Halyna Hutchins was remembered as a gifted cinematographer whose life was tragically cut short.
A candlelight vigil, hosted by International Cinematographers Guild 600, was held on Sunday at the Burbank headquarters of IATSE Local 80 in Calif.
Santa Fe County Sheriff’s officials said the cinematographer and “Rust” director Joel Souza were shot with a prop gun Thursday on the rustic film set in the desert on the southern outskirts of Santa Fe, New Mexico. Court records released Friday indicated that an assistant director handed actor Alec Baldwin a loaded weapon and told him it was safe to use. Detectives were investigating.
Hutchins, 42, was airlifted to the University of New Mexico Hospital, where she was pronounced dead by medical personnel, the sheriff’s department said.
Souza, 48, was taken by ambulance to Christus St. Vincent Regional Medical and has since been released.
Production was halted on the film.
Rebecca Rhine, national executive director of Local 600, opened the program in front of hundreds of guests, The Hollywood Reporter shared. According to the outlet, Rhine shared that there will be plenty of time for “who, what, why” but the purpose of the vigil was to celebrate the life of “an extraordinary young woman.”
“We all stand together at this moment in grief and disbelief and what we do with that will define us and define this moment,” said Rhine.
John Lindley, president of Local 600, said he didn’t know Hutchins, but her friends, family and colleagues all described her as “beloved, respected, talented and loving.”
“She was one of us,” he explained. “She was part of the film family, passionate about the work and eager to succeed. I’ve heard a lot about her bright future but what’s really clear to me is that she had a bright present. She had a husband and a son.”
According to the outlet, Lindley urged attendees to “not let our grief turn to anger,” adding that “no matter what we ever learn about this, it will never make sense.”
Stephen Lighthill, a director of photography who mentored Hutchins at AFI, said industry professionals must address the use of functional guns on sets.
“What has happened on ‘Rust’ should never happen,” he said. “… There is no place for weapons that can kill on a motion picture set. Rubber guns are totally acceptable now and can be made to look as real as they need to.”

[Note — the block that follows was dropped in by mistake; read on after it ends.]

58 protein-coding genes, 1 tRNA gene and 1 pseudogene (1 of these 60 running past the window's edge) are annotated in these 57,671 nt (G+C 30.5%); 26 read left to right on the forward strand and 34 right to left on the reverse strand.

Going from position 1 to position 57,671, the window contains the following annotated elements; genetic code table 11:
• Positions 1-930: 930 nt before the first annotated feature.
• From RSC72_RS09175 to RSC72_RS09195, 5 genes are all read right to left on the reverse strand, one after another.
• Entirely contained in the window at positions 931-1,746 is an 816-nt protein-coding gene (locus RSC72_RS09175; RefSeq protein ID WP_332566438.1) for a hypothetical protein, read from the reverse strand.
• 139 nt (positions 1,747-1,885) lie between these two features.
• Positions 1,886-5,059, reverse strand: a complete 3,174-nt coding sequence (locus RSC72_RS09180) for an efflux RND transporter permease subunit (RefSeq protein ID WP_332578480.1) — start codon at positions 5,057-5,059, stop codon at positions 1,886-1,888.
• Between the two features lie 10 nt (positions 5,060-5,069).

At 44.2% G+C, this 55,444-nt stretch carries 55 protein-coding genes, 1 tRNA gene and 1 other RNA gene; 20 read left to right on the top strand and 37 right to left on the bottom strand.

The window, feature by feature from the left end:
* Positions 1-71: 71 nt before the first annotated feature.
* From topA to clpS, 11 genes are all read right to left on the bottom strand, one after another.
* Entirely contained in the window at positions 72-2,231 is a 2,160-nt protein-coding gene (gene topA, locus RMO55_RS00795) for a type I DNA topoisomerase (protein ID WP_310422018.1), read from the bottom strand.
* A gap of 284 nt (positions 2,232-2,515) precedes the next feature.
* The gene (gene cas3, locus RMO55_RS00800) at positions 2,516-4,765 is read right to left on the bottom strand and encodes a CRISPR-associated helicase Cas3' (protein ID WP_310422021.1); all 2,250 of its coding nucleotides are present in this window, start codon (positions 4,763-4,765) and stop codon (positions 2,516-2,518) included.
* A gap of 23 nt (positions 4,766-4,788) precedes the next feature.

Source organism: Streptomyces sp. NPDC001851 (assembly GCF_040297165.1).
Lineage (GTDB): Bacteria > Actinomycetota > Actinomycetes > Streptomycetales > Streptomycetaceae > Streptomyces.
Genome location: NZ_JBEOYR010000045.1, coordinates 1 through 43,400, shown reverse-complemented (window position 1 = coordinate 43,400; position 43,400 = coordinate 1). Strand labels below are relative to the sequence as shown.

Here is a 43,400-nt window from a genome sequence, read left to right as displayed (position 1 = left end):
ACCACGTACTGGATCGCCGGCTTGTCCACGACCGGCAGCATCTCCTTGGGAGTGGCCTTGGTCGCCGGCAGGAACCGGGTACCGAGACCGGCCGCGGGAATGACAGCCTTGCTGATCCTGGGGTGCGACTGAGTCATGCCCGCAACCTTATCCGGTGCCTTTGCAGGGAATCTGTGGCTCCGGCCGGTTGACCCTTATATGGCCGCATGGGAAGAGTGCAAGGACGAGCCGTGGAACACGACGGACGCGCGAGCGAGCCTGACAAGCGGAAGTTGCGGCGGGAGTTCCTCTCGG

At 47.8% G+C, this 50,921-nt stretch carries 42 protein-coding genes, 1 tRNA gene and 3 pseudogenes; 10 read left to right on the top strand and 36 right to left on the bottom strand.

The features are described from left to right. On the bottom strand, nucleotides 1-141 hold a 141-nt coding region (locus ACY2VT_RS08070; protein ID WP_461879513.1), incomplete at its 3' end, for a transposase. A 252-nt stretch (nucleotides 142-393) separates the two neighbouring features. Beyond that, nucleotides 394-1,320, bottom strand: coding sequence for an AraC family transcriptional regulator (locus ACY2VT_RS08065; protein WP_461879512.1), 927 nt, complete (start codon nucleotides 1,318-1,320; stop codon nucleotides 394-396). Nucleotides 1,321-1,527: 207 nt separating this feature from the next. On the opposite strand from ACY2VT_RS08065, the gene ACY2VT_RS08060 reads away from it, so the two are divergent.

The outlet shared that dozens held candles, dropped off bouquets and hugged one another long after the 30-minute program.
Hutchins grew up on a remote Soviet military base. She worked on documentary films in Eastern Europe before studying film in Los Angeles and embarking on a promising movie-making career.
According to her website, she grew up on the Soviet base in the Arctic Circle and was “surrounded by reindeer and nuclear submarines.” She received a graduate degree in international journalism from Kyiv National University in Ukraine, worked on British documentary productions in Eastern Europe and graduated from the American Film Institute Conservatory in 2015.
“She had an interesting background, and I think that made for a unique perspective on the world,” said one of her AFI teachers, Bill Dill. “She brought a wealth of experience to the movie-making process.”
In a 2019 interview with American Cinematographer, which named her one of the year’s rising stars, she described herself as an “army brat” drawn to movies because “there wasn’t that much to do outside.” She would document herself parachuting and exploring caves, among other adventures, and through her work with British filmmakers, became “fascinated with storytelling based on real characters.”
After moving to the U.S., she took any production-assistant work she could find and explored fashion photography to learn more about the “aesthetics of lighting — how you create the mood, the feeling.” In 2013, she was accepted into a two-year program at the AFI Conservatory. The school’s chair of cinematography, remembered her dedication to the craft.
“She was very thoughtful about the decision, and it was not an easy decision. All film schools are expensive and this was not an exception,” he said. “We were very impressed with her. I remember telling her, ‘You’re not going to have much time for your family in your first year at AFI.’ And she understood that. She was really working hard.”
Before “Rust,” her credits included the crime drama “Blindfire” and the horror film “Darlin,” whose director, Pollyanna McIntosh, posted on Instagram that she was “the most talented, in the trenches, committed wonderful artist and teammate.”
Director Adam Egypt Mortimer, who worked with her on the 2020 thriller “Archenemy,” said she had a powerful sense of confidence and an inspiring openness to challenges. He remembered a day on the set when an actor had to leave and the rest of the crew had to work around him.
She is survived by her husband, Matthew Hutchins, with whom she had a son.
The Associated Press contributed to this report.